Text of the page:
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MADI in Hungary Today
Írta: Zsuzsa Dárdai
MADI advocates the basic idea of panta rhei. Through simple colours, elements, and poligonal planal structures it attempts to grasp the movement that epitomises life, while it incorporates the frame and the environment into the painting, and includes empty spaces and deconstructed forms in sculpture. It does not stop at the classic rectangular basis, at static plasticism, at inclusive masses. It banishes the rigid differentiation between inside and outside, it denies all restriction and limitation. A MADI piece “swims in its environment as a fish swims in water” (Carmelo Arden Quin). According to MADI, every moving object that is able to accommodate people, such as a ship or an airplane, can be considered a MADI building.
In Hungary, contemporary constructive geometric trends have grown from thick grassroots. Let us consider besides Moholy-Nagy and Péri the art of Schöffer or Vasarely, and, above all, Kassák, who returned from the Viennese emigration in the second half of the 20s, to languish and work in Hungary: he founded the so-called bildarchitektur – closely related to the aesthetics of MADI – well back in 1921. Although the war years, and later the social realism of Hungary suppressed all geometric trends, the second generation of avant-garde artists active in the sixties (Imre Bak, János Fajó, Ilona Keseru, Tibor Csiky, Tamás Hencze) went back consciously to this heritage, and took it as a strong foundation: in the late sixties Bak created shaped canvases, Fajó painted free-formed images and made metal plate sculptures with negative spaces, Keseru prepared canvas objects while she also used plaster, whereas Haraszty created playful mobile sculptures. In the eighties Attila Joláthy, Tamás Hencze and Dóra Maurer also brought forth free-formed works.
Art-historical facts reveal that Hungarian geometric constructive artists not only assisted at the birth of MADI, but they incessantly created latent MADI pieces of art, following in the tracks of their predecessors. That is why, when János Saxon-Szász and myself met the “MADIstas” and personally Arden Quin in 1991 in Paris, we decided to acquaint the contemporary Hungarian constructive and geometrical artists with InterMADI. In the course of studio visits, it was not difficult to find shaped paintings that scatter the frames, mobile sculptures, geometric pieces made of plexiglass, operating with light and empty spaces.
From the collection going back as far as the sixties, we organised two initial MADI exhibitions in 1993-94 in Gyôr and the Kassák Museum in Budapest, under the title and theme Shaped Canvas. In these displays almost twenty contemporary artists took part. The subject matter raised some misunderstanding in domestic professional and critical circles since they attributed the first occurrence of such paintings to the North American Stella, and the shaped canvas tendency. This, in itself, would not have been a problem, but at the same time they questioned the precedence of MADI. Facts, however, prove that MADI manifested itself in 1946, and Stella´s first shaped canvases date from at least a decade later. Otherwise, MADI relates to most branches of art, it cannot be reduced to the issue of shaped canvases, not to mention the fact that art is no sport, no race against time.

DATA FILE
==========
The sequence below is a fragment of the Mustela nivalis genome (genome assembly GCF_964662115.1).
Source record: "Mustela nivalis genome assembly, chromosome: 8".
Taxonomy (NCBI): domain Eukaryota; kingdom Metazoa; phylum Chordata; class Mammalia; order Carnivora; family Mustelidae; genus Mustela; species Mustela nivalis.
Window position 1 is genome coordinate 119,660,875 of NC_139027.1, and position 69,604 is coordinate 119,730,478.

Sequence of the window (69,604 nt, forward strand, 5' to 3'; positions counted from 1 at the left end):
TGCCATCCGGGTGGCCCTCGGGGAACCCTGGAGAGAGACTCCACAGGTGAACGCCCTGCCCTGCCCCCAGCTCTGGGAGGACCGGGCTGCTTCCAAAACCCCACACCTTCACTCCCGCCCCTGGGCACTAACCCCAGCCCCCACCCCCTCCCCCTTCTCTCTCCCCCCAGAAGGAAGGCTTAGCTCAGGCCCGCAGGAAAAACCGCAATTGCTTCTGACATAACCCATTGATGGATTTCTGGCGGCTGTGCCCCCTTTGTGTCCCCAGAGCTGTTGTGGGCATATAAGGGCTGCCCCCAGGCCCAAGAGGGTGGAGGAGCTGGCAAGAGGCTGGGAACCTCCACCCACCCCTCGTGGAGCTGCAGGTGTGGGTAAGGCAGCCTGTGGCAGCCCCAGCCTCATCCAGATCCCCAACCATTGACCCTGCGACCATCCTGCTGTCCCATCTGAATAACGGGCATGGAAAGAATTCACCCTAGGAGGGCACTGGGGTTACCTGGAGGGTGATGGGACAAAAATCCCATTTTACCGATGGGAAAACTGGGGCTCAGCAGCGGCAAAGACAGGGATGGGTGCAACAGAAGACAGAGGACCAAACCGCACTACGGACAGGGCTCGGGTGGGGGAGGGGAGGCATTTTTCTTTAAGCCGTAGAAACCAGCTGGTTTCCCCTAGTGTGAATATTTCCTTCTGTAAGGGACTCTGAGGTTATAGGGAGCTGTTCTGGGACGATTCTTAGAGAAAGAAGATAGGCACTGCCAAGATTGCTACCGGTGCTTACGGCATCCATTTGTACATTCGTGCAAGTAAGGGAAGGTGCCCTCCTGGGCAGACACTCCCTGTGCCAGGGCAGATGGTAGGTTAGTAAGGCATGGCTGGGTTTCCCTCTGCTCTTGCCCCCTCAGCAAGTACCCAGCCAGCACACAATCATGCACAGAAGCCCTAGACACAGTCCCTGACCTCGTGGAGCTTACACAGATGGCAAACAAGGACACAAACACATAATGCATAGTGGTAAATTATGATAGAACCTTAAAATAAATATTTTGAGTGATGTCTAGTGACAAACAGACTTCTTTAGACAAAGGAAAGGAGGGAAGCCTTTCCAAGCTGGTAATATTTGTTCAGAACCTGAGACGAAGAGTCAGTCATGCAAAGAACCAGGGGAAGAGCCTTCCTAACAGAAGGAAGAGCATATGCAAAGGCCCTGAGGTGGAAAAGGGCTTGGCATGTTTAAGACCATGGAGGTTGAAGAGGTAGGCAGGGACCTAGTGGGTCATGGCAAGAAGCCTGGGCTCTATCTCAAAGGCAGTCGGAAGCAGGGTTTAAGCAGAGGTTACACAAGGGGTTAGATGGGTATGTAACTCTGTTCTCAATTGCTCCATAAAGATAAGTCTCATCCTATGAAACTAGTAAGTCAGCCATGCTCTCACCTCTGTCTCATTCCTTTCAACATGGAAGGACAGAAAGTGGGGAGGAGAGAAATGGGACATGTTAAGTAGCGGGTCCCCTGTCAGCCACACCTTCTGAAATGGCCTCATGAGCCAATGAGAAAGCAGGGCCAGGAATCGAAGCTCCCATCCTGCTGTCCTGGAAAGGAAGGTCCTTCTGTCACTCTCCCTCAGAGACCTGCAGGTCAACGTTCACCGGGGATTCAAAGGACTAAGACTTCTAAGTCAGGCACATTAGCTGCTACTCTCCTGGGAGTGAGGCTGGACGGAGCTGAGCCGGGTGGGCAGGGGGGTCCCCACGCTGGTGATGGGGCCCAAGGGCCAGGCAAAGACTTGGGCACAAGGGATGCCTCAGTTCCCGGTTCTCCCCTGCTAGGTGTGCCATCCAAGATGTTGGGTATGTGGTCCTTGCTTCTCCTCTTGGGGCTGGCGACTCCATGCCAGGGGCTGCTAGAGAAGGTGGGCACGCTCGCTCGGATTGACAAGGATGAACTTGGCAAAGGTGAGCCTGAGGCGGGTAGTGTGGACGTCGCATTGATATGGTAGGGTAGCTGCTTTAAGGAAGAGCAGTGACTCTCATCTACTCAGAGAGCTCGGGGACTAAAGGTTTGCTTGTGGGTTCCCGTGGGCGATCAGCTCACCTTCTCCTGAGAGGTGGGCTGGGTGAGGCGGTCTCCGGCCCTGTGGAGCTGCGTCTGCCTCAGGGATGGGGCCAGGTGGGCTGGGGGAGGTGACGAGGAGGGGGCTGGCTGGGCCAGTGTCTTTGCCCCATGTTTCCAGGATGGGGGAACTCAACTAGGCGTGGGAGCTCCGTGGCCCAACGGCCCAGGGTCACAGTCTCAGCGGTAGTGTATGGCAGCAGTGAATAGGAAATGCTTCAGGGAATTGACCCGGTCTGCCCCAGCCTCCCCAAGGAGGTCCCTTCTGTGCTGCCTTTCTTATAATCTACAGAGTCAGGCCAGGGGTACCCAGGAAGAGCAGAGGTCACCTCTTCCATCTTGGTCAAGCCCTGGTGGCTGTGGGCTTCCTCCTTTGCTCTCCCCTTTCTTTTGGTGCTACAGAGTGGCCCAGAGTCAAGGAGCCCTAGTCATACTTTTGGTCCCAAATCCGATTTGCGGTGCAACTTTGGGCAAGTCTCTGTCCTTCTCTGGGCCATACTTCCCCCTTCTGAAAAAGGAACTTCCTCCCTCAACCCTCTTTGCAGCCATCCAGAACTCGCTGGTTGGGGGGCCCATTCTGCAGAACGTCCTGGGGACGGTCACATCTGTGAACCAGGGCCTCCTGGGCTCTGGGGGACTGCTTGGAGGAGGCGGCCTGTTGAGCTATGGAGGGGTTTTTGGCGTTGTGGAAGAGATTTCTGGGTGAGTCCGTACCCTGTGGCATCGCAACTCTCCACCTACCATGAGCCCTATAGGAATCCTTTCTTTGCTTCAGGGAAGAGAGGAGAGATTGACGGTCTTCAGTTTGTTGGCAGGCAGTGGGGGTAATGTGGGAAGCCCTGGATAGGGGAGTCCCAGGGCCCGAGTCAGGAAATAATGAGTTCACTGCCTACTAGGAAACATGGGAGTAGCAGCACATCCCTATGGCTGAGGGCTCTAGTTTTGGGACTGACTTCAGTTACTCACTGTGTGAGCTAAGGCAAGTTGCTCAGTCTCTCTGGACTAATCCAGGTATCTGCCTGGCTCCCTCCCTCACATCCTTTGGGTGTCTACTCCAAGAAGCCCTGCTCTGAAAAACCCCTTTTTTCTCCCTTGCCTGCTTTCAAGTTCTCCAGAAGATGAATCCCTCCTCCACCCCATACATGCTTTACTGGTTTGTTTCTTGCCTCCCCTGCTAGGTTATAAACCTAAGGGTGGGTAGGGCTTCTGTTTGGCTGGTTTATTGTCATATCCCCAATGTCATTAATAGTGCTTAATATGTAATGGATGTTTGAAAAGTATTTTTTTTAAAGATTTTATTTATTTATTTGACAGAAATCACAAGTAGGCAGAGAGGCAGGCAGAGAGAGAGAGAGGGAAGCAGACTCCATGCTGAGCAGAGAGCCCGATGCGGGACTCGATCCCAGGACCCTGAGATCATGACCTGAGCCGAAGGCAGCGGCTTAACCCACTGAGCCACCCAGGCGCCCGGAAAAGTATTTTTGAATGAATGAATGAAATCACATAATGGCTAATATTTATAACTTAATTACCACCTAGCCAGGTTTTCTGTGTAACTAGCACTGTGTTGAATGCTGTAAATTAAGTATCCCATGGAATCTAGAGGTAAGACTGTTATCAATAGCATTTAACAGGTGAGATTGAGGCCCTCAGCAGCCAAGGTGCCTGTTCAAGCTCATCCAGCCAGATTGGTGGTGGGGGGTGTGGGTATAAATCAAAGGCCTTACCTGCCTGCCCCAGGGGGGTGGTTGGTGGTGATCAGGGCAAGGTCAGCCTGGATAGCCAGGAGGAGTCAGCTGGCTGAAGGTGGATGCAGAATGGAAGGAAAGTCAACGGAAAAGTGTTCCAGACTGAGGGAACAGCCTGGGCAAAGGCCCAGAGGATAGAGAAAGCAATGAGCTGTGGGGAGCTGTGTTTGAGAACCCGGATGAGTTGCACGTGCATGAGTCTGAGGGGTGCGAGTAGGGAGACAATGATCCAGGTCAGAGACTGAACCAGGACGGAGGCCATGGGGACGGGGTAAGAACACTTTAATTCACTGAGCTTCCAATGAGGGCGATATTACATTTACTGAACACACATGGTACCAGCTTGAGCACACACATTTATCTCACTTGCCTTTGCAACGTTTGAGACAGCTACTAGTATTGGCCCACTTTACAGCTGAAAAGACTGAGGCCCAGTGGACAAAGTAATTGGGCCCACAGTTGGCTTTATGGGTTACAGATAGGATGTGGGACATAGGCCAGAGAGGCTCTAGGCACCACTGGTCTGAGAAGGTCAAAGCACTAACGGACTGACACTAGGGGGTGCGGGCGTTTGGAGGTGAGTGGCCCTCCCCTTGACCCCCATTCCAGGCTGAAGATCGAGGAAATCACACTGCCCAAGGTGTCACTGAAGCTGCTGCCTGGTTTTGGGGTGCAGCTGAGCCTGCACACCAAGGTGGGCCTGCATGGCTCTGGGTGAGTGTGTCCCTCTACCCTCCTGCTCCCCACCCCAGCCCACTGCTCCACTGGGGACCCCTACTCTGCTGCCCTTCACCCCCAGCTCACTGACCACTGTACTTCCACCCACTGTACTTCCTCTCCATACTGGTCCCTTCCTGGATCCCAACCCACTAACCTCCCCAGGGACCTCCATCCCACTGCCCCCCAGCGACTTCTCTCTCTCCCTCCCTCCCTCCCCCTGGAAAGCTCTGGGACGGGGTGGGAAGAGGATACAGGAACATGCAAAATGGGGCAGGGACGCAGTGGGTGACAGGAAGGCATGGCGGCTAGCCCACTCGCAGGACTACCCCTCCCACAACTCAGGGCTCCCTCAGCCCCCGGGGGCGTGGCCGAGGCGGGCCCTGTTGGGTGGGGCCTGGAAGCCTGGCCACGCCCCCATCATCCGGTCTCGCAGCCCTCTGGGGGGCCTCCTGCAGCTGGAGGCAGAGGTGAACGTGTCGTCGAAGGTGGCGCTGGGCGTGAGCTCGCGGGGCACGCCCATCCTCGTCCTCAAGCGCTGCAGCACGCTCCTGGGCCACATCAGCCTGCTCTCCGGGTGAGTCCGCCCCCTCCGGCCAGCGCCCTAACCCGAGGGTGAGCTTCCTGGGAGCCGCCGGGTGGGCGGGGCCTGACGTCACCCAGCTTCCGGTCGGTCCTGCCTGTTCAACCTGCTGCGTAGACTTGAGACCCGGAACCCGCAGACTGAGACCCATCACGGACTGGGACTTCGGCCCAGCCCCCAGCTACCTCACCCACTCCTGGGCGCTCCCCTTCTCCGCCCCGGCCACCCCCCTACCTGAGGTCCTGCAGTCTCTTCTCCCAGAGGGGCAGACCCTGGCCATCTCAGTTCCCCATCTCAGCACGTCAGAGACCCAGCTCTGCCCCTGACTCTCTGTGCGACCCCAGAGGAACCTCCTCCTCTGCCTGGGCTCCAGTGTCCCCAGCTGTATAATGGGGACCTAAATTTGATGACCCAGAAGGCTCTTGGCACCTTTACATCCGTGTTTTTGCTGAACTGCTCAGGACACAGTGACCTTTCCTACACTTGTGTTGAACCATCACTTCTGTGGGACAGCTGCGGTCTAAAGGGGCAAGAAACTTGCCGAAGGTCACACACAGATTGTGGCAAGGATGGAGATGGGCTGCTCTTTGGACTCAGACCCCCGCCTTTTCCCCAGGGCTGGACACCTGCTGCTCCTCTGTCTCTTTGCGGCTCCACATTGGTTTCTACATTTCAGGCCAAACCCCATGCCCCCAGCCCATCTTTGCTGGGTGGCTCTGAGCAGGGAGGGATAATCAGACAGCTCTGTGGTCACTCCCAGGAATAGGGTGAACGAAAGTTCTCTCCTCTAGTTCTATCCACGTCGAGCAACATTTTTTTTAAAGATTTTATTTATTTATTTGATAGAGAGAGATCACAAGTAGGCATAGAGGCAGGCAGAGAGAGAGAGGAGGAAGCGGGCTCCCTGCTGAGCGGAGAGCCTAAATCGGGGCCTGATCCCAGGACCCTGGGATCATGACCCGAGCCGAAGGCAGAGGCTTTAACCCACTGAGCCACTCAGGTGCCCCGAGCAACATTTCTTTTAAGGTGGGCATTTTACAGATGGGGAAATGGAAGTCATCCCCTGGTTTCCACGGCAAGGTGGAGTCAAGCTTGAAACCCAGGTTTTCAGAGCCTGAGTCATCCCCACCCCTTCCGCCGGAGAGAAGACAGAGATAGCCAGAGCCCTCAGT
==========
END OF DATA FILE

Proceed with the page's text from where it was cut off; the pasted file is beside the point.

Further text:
The event at the Kassák Museum found a deserved international reception. The Hungarian artists were invited to France in 1994, to the foundation ceremony of the first International MADI Museum, in which twelve of them participated through the donation of their works. One of the most important events in the history of MADI in Hungary has been the International MADI Festival organised in Gyôr in June 1995, on the 100th anniversary of László Moholy-Nagy´s birth. In accordance with the MADI mentality, apart from the art exhibition, the premiére of Attila Reményi´s MADI composition took place (performed by the Gyôr Percussion Group); there was collective MADI-poetry, kites were prepared, fireworks, post in the bottle, a documentary display, and a MADI conference marked the series. Among several foreign artists, even Carmelo Arden Quin came to the large-scale event.
Artists from various countries dedicated some of their pieces to an international MADI museum to be set up in Hungary.
From the works of the “Mobile MADI Museum”, which has, as yet, no firm place, introductory exhibitions are organised in entire Central Europe.
In April 1997 the visitors could become acquainted with the works of the Hungarian MADI Group (at the Víziváros Gallery) and foreign MADI artists (at the French Institute) in a double exhibition. Art historian Dr László Beke, who opened the exhibitions, remarked: “A movement in geometric art has been born which in almost all relevant factors refutes the former developments of geometric art: it does not want to be rigorous or dogmatic, but joyful, ingenious and playful. And these artists, whether foreign or Hungarian, are free enough to dismiss all those aspects of earlier art that would tie them”.
With these precedents, the third generation of avant-garde artists – the former disciples of Csiky, Dargai, Fajó and Konok – came forth in 1993 as the MADI Group of the independent Fény-Árnyék (Light-Shadow) Art Association. Possessing the inheritance of the geometric constructive attitude, they consciously accepted “the fluxus of free geometry”. MADI has become a movement in Hungary, too.
(Translated by Boldizsár Fejérvári – MADI art periodical No2)